“Nathan, it’s just like your bike trip. You are not getting paid to pedal and you are investing a lot of your time and your effort. Sometimes it is unpleasant and sometimes it is rewarding and even spiritual. Our food system is a heaven and hell cycle and it depends on what your preferences and expectations are.”
I asked Richard how he felt about his earnings in comparison to other, higher-paying industries.
“I am earning pretty good money for what I do. I am growing on 20 to 25 acres here and my income is most likely equivalent to someone out there who is growing 1,000 acres of corn or soy. The difference is that their margins are so thin that they are often looking at 1% profit.”
So why would a farmer want to work long, hard days in the sun while the corporate food giants get rich? What is the conventional farmer working for? More importantly, who is the conventional farmer working for? Richard added, “They are serving a system, and if you are selling to Cargill and ConAgra and those people, guess what? Their aim is to make money and control the grain exports and prices. The food corporations are going to make their profit, whatever it is, between 10 and 20%. As a conventional farmer all you have to do is take 1 to 2% and then you must ask the government for money to survive. From Richard’s perspective, the government was ultimately subsidizing the corporations.”
From what I gathered from Richard, the typical conventional farmer no longer works for him or herself. They work for the government that is controlled by the corporations. Richard was on a roll. Without raising his voice and always keeping his cow calm, he said, “What most people do in a business paradigm is buy wholesale and sell at retail. Most farmers are buying retail and selling wholesale…especially the conventional grain farmers. Go ahead and look up ConAgra and you will see that they are the largest grain traders in the world. There was a time in the ’90s when their profits were increasing every year, so in about four years they were doubling their money. In the meantime there were tons of co-ops, grain elevators, and small farmers going out of business all over the Midwest. I don’t know the exact numbers but the corporations came in and bought hundreds of thousands of them across the country.”
I asked Richard, “As a mid-sized organic farmer, are you able to be successful in this recession?” He said, “While most people don’t place a value on their food, there is a group of educated people who do. There is a bunch of people out there right now who are reading Michael Pollan and others like him. Those people are right on the ‘tip of the antenna’ as the intelligentsia.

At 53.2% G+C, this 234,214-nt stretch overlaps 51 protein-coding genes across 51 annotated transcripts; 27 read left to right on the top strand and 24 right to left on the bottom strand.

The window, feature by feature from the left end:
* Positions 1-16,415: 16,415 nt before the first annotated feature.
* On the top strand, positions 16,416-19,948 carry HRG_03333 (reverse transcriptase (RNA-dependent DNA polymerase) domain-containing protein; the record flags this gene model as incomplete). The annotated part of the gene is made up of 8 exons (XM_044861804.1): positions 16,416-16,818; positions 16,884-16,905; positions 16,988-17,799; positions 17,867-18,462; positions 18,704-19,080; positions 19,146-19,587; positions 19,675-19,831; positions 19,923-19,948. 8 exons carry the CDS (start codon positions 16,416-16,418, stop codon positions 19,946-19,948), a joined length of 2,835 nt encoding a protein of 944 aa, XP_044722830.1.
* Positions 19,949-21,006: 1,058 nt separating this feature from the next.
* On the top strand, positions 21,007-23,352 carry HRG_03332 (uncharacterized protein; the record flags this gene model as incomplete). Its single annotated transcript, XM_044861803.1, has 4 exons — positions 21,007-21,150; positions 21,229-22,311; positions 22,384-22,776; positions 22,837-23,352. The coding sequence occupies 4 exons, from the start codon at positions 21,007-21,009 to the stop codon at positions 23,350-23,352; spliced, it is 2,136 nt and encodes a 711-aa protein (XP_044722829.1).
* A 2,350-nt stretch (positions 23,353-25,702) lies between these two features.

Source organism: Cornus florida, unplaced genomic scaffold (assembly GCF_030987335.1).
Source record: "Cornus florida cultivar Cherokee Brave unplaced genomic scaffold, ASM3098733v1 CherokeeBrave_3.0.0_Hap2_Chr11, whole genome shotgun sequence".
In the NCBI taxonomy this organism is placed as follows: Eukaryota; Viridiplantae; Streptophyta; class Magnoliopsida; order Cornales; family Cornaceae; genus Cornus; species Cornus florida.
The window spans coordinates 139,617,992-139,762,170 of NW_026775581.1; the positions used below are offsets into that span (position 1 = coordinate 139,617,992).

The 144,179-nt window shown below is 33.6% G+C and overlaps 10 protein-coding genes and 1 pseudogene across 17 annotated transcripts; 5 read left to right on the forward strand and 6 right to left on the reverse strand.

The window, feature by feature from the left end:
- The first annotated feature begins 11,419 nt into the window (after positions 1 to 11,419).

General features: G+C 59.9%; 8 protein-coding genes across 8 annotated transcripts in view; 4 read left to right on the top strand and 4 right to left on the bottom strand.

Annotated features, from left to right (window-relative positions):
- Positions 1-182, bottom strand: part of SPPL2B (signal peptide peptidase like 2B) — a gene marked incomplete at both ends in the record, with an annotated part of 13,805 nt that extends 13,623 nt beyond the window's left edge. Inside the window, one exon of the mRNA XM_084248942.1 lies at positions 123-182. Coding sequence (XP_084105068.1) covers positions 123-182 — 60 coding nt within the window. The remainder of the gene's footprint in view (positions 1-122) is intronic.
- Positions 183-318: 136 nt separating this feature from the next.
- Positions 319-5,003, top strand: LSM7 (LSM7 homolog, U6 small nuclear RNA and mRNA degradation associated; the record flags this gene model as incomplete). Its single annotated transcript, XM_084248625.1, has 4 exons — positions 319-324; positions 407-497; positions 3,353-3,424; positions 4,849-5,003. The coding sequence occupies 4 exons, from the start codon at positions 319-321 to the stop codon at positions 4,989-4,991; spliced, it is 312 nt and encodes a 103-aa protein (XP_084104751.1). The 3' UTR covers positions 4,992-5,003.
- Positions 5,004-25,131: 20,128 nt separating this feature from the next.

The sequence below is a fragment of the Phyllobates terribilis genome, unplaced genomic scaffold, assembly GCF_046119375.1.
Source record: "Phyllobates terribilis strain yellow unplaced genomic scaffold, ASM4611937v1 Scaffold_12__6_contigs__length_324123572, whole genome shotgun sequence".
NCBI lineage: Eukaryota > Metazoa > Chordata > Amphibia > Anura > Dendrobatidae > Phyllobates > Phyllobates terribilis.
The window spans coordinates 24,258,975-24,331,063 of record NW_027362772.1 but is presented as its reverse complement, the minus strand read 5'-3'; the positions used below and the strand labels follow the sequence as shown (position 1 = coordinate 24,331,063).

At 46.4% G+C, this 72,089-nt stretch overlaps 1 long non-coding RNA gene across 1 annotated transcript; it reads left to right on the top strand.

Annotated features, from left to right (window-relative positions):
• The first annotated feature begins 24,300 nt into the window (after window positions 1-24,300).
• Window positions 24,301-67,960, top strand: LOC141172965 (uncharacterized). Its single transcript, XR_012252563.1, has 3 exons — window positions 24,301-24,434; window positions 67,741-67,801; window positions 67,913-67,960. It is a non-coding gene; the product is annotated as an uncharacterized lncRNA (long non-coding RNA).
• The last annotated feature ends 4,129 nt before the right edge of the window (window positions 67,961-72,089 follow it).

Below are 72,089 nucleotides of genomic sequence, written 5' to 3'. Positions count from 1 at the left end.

For us, those people are in Ann Arbor and some of the communities around Detroit. This group has money to spend.”
The rhythm of the raw milk hitting the metal bucket intensified, as did Richard’s voice.
“Now that the big-ag boom is over we need to create a shift in our agriculture economy. These people like Michael Pollan have risen and are full of insights and they are guiding us as a culture. In my formative years it was Wendell Berry and Elizabeth Henderson. In some ways, it’s like we are revisiting all the things that we already know. We know what the imbalances of the food system are and how they are relative to the economy. The question is, now what do we do?”
I considered Richard’s insight for as long as my throbbing forearms would allow. Suddenly, my entire upper body was on fire. I needed to stop. Richard was too kind to pass judgment. He just smiled and said, “This really brings a new definition of working your fingers to the bone, now doesn’t it?”
Read the Unconventional Harvest series:
- On the Road to Find the Future of Food and Farming
- Grassland Organic Farm
- Wellspring Farm
- My Visit to an Amish Farm in New York
- Farm Sanctuary
- An Urban Oasis for Food
- Tantré Farm
- Conventional Dairy Farmer Art Thelen
- New Forest Farm
- A Large No-Till Organic Farm
- Melstone, Montana—Population 136
- In the Farmers Own Words
Nathan Winters rode a bicycle across America to discover first-hand why our food system had grown to be unsustainable, and to find alternative solutions. He traveled into the homes and communities of organic, conventional, urban and Amish farmers and community organizers. This ongoing series—to be posted every other Wednesday— represents select material from The Unconventional Harvest, a work in progress, by Nathan A. Winters.